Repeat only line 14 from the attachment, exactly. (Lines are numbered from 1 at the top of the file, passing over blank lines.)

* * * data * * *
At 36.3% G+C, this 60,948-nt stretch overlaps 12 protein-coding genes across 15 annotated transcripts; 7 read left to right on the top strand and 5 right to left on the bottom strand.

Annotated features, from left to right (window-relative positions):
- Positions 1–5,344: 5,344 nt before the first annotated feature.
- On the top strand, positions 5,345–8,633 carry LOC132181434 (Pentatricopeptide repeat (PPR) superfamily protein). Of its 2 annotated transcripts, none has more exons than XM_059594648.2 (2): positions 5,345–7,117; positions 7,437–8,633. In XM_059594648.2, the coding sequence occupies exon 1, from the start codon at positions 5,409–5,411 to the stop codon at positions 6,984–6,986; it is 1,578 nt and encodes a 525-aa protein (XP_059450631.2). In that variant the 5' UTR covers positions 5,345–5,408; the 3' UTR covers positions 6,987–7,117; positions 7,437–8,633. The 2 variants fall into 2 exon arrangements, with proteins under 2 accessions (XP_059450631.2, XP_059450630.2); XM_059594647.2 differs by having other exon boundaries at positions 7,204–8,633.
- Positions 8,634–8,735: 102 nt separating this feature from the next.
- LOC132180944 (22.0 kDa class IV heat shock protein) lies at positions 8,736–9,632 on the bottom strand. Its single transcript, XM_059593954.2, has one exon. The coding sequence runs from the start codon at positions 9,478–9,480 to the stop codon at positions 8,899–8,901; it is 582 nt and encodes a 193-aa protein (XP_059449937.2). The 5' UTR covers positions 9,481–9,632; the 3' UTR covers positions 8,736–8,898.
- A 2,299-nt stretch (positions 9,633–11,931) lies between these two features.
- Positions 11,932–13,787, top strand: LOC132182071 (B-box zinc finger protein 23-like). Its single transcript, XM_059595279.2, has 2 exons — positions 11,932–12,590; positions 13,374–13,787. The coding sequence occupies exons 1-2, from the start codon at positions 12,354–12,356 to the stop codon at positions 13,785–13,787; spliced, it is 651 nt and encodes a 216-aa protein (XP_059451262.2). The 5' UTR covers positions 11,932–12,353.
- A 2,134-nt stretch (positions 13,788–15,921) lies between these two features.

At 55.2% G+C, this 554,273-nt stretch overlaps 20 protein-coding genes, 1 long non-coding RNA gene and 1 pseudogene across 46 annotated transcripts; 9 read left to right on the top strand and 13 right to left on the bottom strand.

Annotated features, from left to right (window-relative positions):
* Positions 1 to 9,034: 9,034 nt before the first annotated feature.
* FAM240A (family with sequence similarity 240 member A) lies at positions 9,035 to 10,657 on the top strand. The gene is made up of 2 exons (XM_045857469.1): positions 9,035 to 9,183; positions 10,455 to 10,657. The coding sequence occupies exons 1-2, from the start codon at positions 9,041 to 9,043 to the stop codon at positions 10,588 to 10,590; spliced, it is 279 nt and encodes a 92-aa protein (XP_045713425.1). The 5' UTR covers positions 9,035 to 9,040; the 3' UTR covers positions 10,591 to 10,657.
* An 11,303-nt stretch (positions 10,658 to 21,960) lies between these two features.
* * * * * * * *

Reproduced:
* An 11,303-nt stretch (positions 10,658 to 21,960) lies between these two features.